GPs have recorded the largest weekly rise so far this year for reports of Invasive Group A Streptococcus infections in England and Wales. The infection remains rare but medics continue to monitor an out of season rise, and the latest update from the UK Health Security Agency (UKHSA) includes a list of all the local authorities to record a new case in the week ending December 18.
Invasive Group A Streptococcus (iGAS) is a rare, but severe and sometimes life-threatening infection caused when Strep A bacteria invade parts of the body it is not normally found, such as the lungs or the bloodstream. Warning signs include fever and severe muscle aches.
Across South Gloucestershire, North Somerset and Bristol a total of 11 cases this year have been recorded as suspected iGAS. One of those local cases was recorded this week in South Gloucestershire, and contributes to this week's national figure of 25 - the highest number in any given week so far this year.
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Of the 11, four suspected cases were identified in the city, four in South Gloucestershire, and three in North Somerset. So far this year there have been 94 deaths recorded from iGAS across all age groups in England, and 21 of them have been children.
The statistics are from the UKHSA, which GPs have to notify if they diagnose a suspected case of a Strep A infection. Infections are then logged in weekly Notification of Infectious Diseases reports, which have been mapped by the Reach data unit below.
The UKHSA says the number of Strep A infections identified this time around is unusually high for the time of year. In most years, the high point comes from February to April.
In the last high season of Strep A infections (2017-2018) there were a total of 355 deaths, mostly among adults - 27 of the deaths were among those under 18. Over 52 weeks in 2017-18, the last time there were comparatively high figures, there was a total of 2,967 cases.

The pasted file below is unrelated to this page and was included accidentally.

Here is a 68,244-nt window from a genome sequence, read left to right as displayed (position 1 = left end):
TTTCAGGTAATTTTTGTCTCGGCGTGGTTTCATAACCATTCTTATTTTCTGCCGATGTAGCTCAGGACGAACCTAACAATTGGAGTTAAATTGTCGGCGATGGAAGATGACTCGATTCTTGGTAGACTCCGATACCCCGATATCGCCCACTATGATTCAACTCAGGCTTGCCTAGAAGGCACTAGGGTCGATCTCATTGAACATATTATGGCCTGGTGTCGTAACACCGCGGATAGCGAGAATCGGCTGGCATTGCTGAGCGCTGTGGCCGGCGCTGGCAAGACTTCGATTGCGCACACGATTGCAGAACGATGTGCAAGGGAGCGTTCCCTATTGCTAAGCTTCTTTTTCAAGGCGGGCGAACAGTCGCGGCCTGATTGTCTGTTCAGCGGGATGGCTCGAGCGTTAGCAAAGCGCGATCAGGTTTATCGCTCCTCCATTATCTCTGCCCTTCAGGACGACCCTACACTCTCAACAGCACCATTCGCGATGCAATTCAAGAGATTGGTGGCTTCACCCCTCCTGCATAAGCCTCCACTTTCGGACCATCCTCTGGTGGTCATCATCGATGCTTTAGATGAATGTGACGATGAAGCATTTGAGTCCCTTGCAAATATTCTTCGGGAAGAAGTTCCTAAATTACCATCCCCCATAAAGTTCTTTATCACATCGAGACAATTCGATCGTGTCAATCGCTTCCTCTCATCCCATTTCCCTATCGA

According to the latest lab-confirmed figures, there have been 960 cases of iGAS in England between September 12 and December 18. These include 214 cases in children under the age of 10. That compares to 311 cases among children under the age of 10 across the full 2017-18 season.
Meanwhile, also between September 12 and December 18 this year, there have been 27,486 notifications of scarlet fever, a manifestation of Strep A infection. That compares to 3,287 at the same point in 2017-18 - although cases began to rise at a different point that year and there were a total of 30,768 scarlet fever notifications overall across the year.
Dr Colin Brown, deputy director of the UKHSA, said: “Scarlet fever and ‘strep throat’ will make children feel unwell, but can be easily treated with antibiotics. Symptoms to look out for include fever, sore throat, swollen glands, difficulty swallowing, and headache.
"Scarlet fever causes a sandpapery rash on the body and a swollen tongue. NHS services are under huge pressure this winter, but please visit NHS.UK, contact 111 online or your GP surgery if your child has symptoms of scarlet fever or ‘strep throat’ so they can be assessed for treatment.
“At this time of year, there are lots of winter illnesses circulating that can make children unwell. Most of these can be managed at home and NHS.UK has information to help parents look after children with mild illness.
“It is very rare that a child will go on to become more seriously ill, but as parents you know better than anyone else what your child is usually like, so you'll know when they are not responding as they would normally. Make sure you speak to a healthcare professional if your child is getting worse after a bout of scarlet fever, a sore throat or respiratory infection – look out for signs such as a fever that won’t go down, dehydration, extreme tiredness, intense muscle pains, difficulty breathing or breathing very fast.”
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